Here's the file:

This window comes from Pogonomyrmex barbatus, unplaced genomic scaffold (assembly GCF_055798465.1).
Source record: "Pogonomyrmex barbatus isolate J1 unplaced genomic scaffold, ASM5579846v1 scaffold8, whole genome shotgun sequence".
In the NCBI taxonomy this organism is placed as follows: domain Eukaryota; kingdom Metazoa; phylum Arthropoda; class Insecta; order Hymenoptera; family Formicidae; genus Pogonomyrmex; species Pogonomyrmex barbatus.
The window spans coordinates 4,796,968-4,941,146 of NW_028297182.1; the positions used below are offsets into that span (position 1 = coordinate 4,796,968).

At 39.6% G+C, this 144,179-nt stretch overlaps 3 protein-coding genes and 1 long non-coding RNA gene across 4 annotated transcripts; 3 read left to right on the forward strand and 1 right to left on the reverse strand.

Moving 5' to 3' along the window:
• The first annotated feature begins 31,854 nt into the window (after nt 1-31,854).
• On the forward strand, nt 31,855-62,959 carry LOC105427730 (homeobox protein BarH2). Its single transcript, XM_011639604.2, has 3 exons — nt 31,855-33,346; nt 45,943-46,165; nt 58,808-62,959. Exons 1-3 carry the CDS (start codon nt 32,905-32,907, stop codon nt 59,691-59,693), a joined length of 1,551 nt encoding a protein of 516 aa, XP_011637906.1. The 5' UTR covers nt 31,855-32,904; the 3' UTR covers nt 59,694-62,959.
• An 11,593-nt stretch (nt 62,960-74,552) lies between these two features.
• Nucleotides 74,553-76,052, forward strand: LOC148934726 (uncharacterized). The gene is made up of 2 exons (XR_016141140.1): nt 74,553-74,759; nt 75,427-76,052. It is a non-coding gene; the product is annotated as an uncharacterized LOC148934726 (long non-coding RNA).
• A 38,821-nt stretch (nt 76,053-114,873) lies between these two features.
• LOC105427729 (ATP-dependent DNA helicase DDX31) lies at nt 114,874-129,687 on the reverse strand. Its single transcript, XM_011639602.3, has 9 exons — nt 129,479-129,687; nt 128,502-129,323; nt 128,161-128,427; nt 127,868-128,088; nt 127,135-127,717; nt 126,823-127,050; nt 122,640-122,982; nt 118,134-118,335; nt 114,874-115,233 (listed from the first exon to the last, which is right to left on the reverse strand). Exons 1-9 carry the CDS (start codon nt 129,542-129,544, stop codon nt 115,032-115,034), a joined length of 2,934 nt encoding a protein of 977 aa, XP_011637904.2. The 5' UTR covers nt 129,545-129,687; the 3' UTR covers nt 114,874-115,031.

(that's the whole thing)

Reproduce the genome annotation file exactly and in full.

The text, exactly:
This window comes from Pogonomyrmex barbatus, unplaced genomic scaffold (assembly GCF_055798465.1).
Source record: "Pogonomyrmex barbatus isolate J1 unplaced genomic scaffold, ASM5579846v1 scaffold8, whole genome shotgun sequence".
In the NCBI taxonomy this organism is placed as follows: domain Eukaryota; kingdom Metazoa; phylum Arthropoda; class Insecta; order Hymenoptera; family Formicidae; genus Pogonomyrmex; species Pogonomyrmex barbatus.
The window spans coordinates 4,796,968-4,941,146 of NW_028297182.1; the positions used below are offsets into that span (position 1 = coordinate 4,796,968).

At 39.6% G+C, this 144,179-nt stretch overlaps 3 protein-coding genes and 1 long non-coding RNA gene across 4 annotated transcripts; 3 read left to right on the forward strand and 1 right to left on the reverse strand.

Moving 5' to 3' along the window:
• The first annotated feature begins 31,854 nt into the window (after nt 1-31,854).
• On the forward strand, nt 31,855-62,959 carry LOC105427730 (homeobox protein BarH2). Its single transcript, XM_011639604.2, has 3 exons — nt 31,855-33,346; nt 45,943-46,165; nt 58,808-62,959. Exons 1-3 carry the CDS (start codon nt 32,905-32,907, stop codon nt 59,691-59,693), a joined length of 1,551 nt encoding a protein of 516 aa, XP_011637906.1. The 5' UTR covers nt 31,855-32,904; the 3' UTR covers nt 59,694-62,959.
• An 11,593-nt stretch (nt 62,960-74,552) lies between these two features.
• Nucleotides 74,553-76,052, forward strand: LOC148934726 (uncharacterized). The gene is made up of 2 exons (XR_016141140.1): nt 74,553-74,759; nt 75,427-76,052. It is a non-coding gene; the product is annotated as an uncharacterized LOC148934726 (long non-coding RNA).
• A 38,821-nt stretch (nt 76,053-114,873) lies between these two features.
• LOC105427729 (ATP-dependent DNA helicase DDX31) lies at nt 114,874-129,687 on the reverse strand. Its single transcript, XM_011639602.3, has 9 exons — nt 129,479-129,687; nt 128,502-129,323; nt 128,161-128,427; nt 127,868-128,088; nt 127,135-127,717; nt 126,823-127,050; nt 122,640-122,982; nt 118,134-118,335; nt 114,874-115,233 (listed from the first exon to the last, which is right to left on the reverse strand). Exons 1-9 carry the CDS (start codon nt 129,542-129,544, stop codon nt 115,032-115,034), a joined length of 2,934 nt encoding a protein of 977 aa, XP_011637904.2. The 5' UTR covers nt 129,545-129,687; the 3' UTR covers nt 114,874-115,031.